Ghostbusters: The Video Game Review

While I am familiar with the Ghostbusters movies, it is far from my favorites growing up. I’m no superfan or anything of the sort, but they were enjoyable and I when I heard they were making a game that was supposed to be “Ghostbusters 3” and part of the official canon, I was pretty excited. Now, here it is in my possession and while it isn’t earth-shattering in its presentation or gameplay, it is still a very well made and enjoyable action-adventure game. And the more you like the movies, the more enjoyment you’ll get out of the game.

It’s Thanksgiving time in 1991 and you take control of the “Rookie”, the new recruit used as the guinea pig of sorts for testing experimental equipment. At the start, a large PKE wave disturbs the New York City area, and as a result all sorts of paranormal entities start popping up all over the city. So it’s up to the Ghostbusters to wrangle and trap said ghosts, find out why they’re appearing, and return the city to normalcy. To avoid any plot spoilers, I’ll just say that you will meet familiar foes and characters and it really channels the Ghostbusters vibe of the original movies very well. It’s campy and goofy but not so over-the-top that it’s disrupting or just plain stupid.

The bulk of the Ghostbusters gameplay, as you might have guessed is made of weakening ghosts, with the signature proton pack.  You move with the left stick, aim with the right, and shoot out your proton stream that weakens the ghost with R2. After the apparition is weakened enough, you can then slam them while they are in their weakened state, and then trap them for a cash reward. Earn enough cash and you can, of course, spend it on various upgrades for your proton packs, the ghost traps, PKE meter, and other things. It’s very straightforward and isn’t much variety. That extends to the actual mission progression, as well. You enter an area, go from room A, follow hallway B to room C, scan the areas, and fight off x number of ghosts. Rinse and repeat. Don’t get me wrong here, while the game is very linear, it still is very well made. It is supposed to be a movie after all, so I guess this game design is understandable, but it would have been nice to have a somewhat open design.

wouldn't wanna wake up next to this
wouldn't wanna wake up next to this

Not all is perfect with Venkman and co., however. Whenever you get more than a few ghosts to clear at once, you’re almost always looking up at them. When that happens the camera pulls in close and pans upward. That’s not really where the problem is, however. It starts when you’re trying to move/strafe, dodge, and attack all at once. The camera will start to twitch and freak out, many times causing you to lose your target. Now, granted this doesn’t happen every time, but enough to make it frustrating when you’re trying to clear a room.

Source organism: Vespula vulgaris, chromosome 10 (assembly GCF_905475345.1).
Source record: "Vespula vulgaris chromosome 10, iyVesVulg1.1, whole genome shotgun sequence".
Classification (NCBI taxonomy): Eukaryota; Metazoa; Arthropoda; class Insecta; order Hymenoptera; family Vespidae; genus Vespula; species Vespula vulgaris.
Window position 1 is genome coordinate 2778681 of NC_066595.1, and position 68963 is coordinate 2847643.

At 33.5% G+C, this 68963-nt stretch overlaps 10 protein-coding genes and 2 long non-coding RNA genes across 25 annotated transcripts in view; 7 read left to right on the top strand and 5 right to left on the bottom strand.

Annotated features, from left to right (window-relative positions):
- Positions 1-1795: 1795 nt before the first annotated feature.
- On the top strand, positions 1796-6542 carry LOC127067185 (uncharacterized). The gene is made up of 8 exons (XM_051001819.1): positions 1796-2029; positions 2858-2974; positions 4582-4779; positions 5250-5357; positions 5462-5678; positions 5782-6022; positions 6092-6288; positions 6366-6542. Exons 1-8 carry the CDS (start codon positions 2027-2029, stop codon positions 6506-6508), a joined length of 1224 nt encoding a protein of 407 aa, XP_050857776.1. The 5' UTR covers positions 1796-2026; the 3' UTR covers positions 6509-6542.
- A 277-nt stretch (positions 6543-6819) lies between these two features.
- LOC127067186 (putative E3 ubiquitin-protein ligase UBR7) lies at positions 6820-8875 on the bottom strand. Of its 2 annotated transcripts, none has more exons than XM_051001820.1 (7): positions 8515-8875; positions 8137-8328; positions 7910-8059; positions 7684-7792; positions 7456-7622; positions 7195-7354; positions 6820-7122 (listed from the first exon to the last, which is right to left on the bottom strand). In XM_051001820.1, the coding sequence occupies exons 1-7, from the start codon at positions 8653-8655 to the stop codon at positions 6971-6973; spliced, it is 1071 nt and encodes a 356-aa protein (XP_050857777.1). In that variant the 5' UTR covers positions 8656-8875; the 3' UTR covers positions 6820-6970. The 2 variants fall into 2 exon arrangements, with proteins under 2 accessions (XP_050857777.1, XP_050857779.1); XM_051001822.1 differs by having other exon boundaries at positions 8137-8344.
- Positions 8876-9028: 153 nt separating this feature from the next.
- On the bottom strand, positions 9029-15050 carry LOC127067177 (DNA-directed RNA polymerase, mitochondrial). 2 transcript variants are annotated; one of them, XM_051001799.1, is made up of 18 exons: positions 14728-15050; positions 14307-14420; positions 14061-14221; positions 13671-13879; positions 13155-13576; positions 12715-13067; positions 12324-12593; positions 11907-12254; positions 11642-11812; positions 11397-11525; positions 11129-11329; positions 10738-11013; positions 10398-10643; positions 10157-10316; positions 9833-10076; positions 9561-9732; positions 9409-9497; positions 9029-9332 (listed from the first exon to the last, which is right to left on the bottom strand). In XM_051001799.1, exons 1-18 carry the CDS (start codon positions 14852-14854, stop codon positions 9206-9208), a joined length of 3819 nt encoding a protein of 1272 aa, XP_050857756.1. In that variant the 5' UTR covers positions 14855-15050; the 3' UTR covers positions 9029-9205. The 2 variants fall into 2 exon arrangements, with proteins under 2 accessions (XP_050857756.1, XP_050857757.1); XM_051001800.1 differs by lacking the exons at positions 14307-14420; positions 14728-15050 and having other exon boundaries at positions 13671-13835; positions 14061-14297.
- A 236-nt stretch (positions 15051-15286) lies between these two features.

Another issue that is very apparent is what I like to call enemy spamming. There were areas of a level where I would die multiple times because of the sheer number of ghosts I would have to take down. Some would be on the ground and try to rush you, while a second and third type would be attacking from the air. I feel like it’s an artificial way to up the difficulty and it’s maddening. I thought maybe I just wasn’t good at the game, but I looked around the message boards and there were others that felt the same way.

One area where there isn’t a whole lot to complain about is the presentation. All of the original cast have lent their voices and likenesses to their respective characters. That they were able to get all the actors to reprise their roles is a feat unto itself.  And needless to say it was all very well done. Even after all the time away from the franchise, you would never know it from the performances they give. That extends to their character models as well. They’re very detailed and instantly recognizable. All the faces have very expressive animations when they’re talking, however, the lip syncing doesn’t quite match up and is a little off putting. What’s even better though is the music that plays during gameplay. It’s very moody and atmospheric during the right times, and really ratchets up the tension when you’re separated from your comrades. More than that, you will have plenty of witty banter to listen to when traveling through the levels, as well. Your fellow Ghostbusters have plenty to say about the events going on around you. It’s fun to listen to and keeps you immersed in the world. ghostbusters-video-game-press-release-01Now, there is a multiplayer component to this game, however, I was only able to connect to one game of Survival. After trying to find other games to join and hosting my own, I found no one. As for my one match, it was pretty good. Survival has you facing waves of ghosts that get progressively harder each time. It plays just like the single player and for every ghost captured you get a cash reward. My match took place in the New York City Library. It is a map with two floors and is longer than it is wide. There were power-ups scattered about that give you different attachments for your Proton Pack taken from the campaign. It was enjoyable, but guessing from my inability to find someone to play with, not that popular.

If you’re still reading this review you’re obviously a Ghostbusters fan. Saying that, I can easily recommend this game to all of you. If you’re not, this game is still enjoyable and fun, but you’re not going to get the same enjoyment out of it that the first group will. Its a well done game that Terminal Reality made and you can tell they cared a lot about the source material. It doesn’t hurt that you have all the original cast and talent behind the movies, either. It’s far from perfect, especially the camera and amounts of enemies you will undoubtedly face. But if you’re able to get past that, you’re in for a good ride in the Ecto-1.


Article from

Share This Post

One Comment - Write a Comment

Post Comment